For everything there is a season, and a time for every matter under heaven, says Solomon in Ecclesiastes 3:1. I take that to mean that somewhere in there is a time to read!
I honestly don’t understand when people say that they enjoy reading, but don’t read because they don’t have time. For me, it’s like saying I never eat anything because I don’t have time. But that’s ok, I don’t have to understand everything about everyone else. Reading isn’t a test of godliness, you know. But I do like to read!
Here are some of the books I’ve read in the last few months.
I know I’ve talked about these two before, but I will give them another bump because they are so, so good. Very deep and inspiring, but highly readable. Your Christianity will be challenged and changed! The Insanity of God and The Insanity of Obedience by Nik Ripken.
I read Go Set a Watchman right over the time that Harper Lee died. Go Set a Watchman is not as good as To Kill a Mockingbird, in my opinion. I was disappointed in Atticus, but fascinated by Jean Louise’s struggle to find her own person, her own beliefs, instead of merely mimicking her father.
The Double Bind by Chris Bohjalian gives a striking picture of both mental illness and homelessness–subjects many of us need greater understanding in. The ending is shocking! I would definitely not recommend this book for young readers. This one was required reading for our book club, which I missed because of being out of town right after the largest wildfire in Kansas history surrounded our town!
Penny Wise is a small book on tips for frugal living from the Keepers at Home publishers. My mom gave me this book for my birthday. I’m not sure if I learned anything new, but I still enjoyed reading it.
Center Church by Timothy Keller–I’ve just dipped into this book a few times. But I’ve read enough of it to know that I’m going to go back for a meal! I was intrigued by Keller’s description of four models of the church’s response to culture: transformationist, relevance, counterculturalist, and two Kingdoms, and the pros and cons of each model. It’s a big book, so likely I won’t read it all at once.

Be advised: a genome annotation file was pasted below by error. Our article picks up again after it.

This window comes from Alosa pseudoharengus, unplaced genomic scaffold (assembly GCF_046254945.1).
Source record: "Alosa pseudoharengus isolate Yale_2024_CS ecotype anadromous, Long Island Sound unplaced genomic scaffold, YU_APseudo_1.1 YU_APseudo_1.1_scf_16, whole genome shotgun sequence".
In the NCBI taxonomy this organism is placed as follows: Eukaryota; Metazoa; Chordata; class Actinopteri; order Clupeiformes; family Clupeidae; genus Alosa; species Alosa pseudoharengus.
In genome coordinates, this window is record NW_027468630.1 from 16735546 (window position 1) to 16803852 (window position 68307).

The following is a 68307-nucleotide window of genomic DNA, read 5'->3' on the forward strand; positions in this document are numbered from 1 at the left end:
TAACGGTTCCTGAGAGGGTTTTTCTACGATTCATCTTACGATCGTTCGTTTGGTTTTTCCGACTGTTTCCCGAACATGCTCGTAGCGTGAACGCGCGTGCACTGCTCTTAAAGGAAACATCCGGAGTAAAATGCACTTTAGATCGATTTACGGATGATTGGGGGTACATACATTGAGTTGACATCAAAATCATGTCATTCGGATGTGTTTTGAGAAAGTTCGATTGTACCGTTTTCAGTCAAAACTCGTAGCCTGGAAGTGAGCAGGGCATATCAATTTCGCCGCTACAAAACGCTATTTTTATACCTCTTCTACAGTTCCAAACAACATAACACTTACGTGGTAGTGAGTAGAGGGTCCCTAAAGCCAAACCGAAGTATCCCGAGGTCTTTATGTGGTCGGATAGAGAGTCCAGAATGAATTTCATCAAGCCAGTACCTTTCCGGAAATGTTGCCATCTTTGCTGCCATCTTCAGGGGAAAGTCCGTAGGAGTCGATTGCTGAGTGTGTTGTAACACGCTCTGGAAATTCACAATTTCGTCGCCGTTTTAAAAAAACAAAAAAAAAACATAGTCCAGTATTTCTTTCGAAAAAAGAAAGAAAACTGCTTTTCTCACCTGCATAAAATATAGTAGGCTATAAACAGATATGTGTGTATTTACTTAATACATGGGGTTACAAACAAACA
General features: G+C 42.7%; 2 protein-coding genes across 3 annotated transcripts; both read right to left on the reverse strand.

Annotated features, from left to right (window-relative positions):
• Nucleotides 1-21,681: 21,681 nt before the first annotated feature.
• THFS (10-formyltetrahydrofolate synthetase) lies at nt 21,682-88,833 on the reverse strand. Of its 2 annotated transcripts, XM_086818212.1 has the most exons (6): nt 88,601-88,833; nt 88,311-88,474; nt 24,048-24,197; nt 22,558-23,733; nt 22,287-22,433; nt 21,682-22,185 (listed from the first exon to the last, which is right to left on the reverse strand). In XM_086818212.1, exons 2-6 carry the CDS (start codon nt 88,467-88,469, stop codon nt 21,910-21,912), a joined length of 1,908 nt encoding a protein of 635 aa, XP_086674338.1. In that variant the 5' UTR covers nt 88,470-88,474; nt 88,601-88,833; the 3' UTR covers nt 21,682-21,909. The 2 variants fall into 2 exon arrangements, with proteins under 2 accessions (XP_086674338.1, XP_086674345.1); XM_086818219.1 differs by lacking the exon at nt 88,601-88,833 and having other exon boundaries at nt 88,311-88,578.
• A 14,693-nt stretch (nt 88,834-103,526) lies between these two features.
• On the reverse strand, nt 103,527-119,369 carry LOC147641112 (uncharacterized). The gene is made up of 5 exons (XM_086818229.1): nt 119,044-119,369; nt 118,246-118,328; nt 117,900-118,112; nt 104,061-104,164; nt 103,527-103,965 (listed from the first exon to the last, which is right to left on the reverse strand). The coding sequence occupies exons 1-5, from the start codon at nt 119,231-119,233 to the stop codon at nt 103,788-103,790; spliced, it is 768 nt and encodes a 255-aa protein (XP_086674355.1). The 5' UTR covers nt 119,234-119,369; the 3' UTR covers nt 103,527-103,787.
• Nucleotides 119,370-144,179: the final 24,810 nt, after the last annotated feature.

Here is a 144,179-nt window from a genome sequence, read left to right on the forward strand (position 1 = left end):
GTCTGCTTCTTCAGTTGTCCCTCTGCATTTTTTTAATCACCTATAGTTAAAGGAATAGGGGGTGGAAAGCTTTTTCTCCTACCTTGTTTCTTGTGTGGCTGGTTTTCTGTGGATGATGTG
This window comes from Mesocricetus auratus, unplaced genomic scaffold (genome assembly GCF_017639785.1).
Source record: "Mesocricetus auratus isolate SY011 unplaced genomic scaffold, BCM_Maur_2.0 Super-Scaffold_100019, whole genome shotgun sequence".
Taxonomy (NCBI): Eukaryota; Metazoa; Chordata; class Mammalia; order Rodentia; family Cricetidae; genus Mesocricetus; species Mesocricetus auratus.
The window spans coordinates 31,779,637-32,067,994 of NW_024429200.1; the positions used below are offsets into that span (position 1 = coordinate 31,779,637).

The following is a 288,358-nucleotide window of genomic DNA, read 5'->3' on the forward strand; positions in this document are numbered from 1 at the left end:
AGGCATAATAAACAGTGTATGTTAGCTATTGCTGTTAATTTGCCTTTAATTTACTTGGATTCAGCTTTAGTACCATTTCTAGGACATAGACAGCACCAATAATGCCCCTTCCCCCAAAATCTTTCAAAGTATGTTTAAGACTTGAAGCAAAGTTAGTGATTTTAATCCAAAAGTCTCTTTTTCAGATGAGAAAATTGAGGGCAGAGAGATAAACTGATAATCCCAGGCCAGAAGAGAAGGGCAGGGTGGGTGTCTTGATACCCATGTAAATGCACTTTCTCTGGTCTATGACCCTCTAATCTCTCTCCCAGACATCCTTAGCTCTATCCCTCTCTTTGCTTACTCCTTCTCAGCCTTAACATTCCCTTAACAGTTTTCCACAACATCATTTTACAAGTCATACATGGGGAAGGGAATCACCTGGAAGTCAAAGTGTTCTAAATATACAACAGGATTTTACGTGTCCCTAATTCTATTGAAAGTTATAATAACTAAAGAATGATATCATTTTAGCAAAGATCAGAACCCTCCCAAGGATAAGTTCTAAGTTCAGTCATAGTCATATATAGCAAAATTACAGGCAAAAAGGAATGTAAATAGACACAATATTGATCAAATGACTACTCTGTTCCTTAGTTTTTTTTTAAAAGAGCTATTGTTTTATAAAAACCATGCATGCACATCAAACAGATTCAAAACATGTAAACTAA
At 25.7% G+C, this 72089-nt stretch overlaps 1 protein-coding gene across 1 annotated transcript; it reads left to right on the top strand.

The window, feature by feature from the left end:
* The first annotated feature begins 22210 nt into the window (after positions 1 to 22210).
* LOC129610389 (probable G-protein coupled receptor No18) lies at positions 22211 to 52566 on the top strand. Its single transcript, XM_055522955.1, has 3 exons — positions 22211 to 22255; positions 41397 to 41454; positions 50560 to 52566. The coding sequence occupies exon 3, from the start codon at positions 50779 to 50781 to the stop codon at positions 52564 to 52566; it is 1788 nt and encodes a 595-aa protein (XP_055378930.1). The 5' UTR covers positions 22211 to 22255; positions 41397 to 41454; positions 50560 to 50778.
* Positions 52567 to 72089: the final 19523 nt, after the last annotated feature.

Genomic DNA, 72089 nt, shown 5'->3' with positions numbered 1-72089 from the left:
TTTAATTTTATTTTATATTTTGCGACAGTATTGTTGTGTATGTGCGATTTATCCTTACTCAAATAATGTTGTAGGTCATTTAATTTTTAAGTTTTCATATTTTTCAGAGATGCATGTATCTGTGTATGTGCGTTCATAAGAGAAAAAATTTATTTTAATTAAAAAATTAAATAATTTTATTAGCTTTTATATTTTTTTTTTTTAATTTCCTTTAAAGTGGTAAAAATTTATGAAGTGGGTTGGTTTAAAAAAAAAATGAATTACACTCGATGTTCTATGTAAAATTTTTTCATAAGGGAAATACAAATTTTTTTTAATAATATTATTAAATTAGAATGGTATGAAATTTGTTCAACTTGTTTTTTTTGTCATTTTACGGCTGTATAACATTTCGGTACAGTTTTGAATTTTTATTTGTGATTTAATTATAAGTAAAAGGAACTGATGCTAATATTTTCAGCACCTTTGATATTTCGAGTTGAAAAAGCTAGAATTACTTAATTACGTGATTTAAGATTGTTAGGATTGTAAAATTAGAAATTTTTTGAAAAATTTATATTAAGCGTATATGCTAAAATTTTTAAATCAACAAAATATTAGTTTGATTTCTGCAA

When I was sick, I read The Great Christmas Kidnapping Caper by Jean Van Leeuwen just for fun. It’s a lighthearted book kids love, and it has no nasty adult themes like too many kids’ books do these days. A couple of mice figure out how to rescue a nice man who was kidnapped.
Another children’s book to love: The Contests at Cowlick. My kids think this book is wildly funny. A clever little boy outwits a dangerous rascal and his gang–and makes them look utterly foolish in the process.
I read a novel about a boy with Aspergers, but I cannot remember the title! I am getting old, I guess. The book was heart-wrenching, but had a good ending. It reminded me of the fragility of children, especially those with mental or emotional problems. Well, what’s the use of talking about the book if I can’t give you the title?! Maybe I’ll remember later.
Two years ago I read Hearing God, and recently I got it out to read again. I’ve been reading snatches here and there, and every time I am amazed at the depth and quality of the book. If you’re interested in learning about hearing God’s voice, read Hearing God by Dallas Willard.
Ok, I am going to add one more book that I actually haven’t read through for a couple of years. But I’m including it because I often think about it, still. Thin Places describes postures for practicing missional community. The ideas in the book have been very shaping for how I’ve lived my life the last year.
That’s some of what’s been on my book-pile! What about you? I’d love to hear your suggestions! Because there’s a time for everything–including reading.
Have you read any of these books? If so, what did you think? What good books have you read lately?